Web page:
Ascherson displays a surprising ignorance of the complexities of Spanish and Catalan history. He makes some egregious errors, such as stating that Franco’s rebellion took place in September 1936. Franco’s party was often called the “18th July Movement,” and, of course, on p. 215, Elliott correctly dates the rebellion in “July 1936.” Ascherson seems to have overlooked many important points in Elliott’s book. For instance, Elliott reminds the reader of how complex and divided Catalan society has been since the Middle Ages. Today the rural, less populated areas are separatist and the urban zones are unionist. Ascherson, however, shares the opinion of the separatists in pretending that Catalonia speaks with only one voice, and that this voice is theirs. Thus he refers to “Catalans and their cause,” “constant victimhood,” the “Catalans’ struggle,” and ignores that in Catalan local elections today, nonseparatists regularly outnumber separatists, but a skewed electoral law gives the separatists thin majorities in the Catalan parliament. Another important fact overlooked by Ascherson and clearly stated by Elliott (p. 229): in Catalonia “90 per cent of those who cast their votes [in the Constitution’s referendum] showed themselves in favour, a figure above the national average.”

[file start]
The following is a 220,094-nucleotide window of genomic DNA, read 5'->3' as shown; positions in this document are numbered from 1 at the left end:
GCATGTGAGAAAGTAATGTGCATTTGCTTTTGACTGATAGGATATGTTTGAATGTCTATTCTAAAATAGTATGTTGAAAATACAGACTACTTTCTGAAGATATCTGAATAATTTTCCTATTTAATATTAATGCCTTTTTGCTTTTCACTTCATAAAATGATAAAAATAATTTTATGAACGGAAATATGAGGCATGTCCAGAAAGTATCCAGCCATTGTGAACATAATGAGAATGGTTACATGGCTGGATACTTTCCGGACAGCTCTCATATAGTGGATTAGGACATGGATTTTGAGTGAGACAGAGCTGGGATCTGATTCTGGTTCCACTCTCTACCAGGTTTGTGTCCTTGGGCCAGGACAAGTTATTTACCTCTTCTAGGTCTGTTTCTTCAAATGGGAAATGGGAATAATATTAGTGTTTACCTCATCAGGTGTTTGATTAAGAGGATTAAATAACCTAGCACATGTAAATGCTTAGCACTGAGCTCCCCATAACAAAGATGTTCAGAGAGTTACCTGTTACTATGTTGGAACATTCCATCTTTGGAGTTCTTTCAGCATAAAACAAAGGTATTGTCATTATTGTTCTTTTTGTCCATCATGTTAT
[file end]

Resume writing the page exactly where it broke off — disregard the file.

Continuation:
More errors by Ascherson: (1) Contrary to what he says, Barcelona was not “the last stronghold of the republic” in the civil war. Madrid, Valencia, and Alicante struggled on for two more months after Barcelona’s fall. (2) The “Tragic Week” in the summer of 1909 was not caused by “an attempt to introduce conscription in Catalonia.” Conscription had been compulsory in all of Spain for almost a century. What triggered the “Tragic Week” was the shipping of conscripts to Morocco to fight an unpopular colonial war there. (3) Being Catalan was not an “underground identity” in Franco’s Spain. My father, for instance, was Catalan and never concealed it; neither did his relatives and friends, who spoke Catalan without any problem or stigma. (4) Liberalism in nineteenth-century Spain did not hold “power for a few precarious intervals.” Liberals of one kind or another governed Spain almost uninterruptedly from 1833 on. (5) Probably the most outrageous of Ascherson’s misstatements is his concluding remark: he says, referring to the Spanish government, that “in Western Europe, a central authority that can only maintain itself by repression must change its ways or perish.” This is simply parroting one of the most outlandish of the separatists’ tenets, that there is no difference between present-day democracy in Spain and the Franco dictatorship.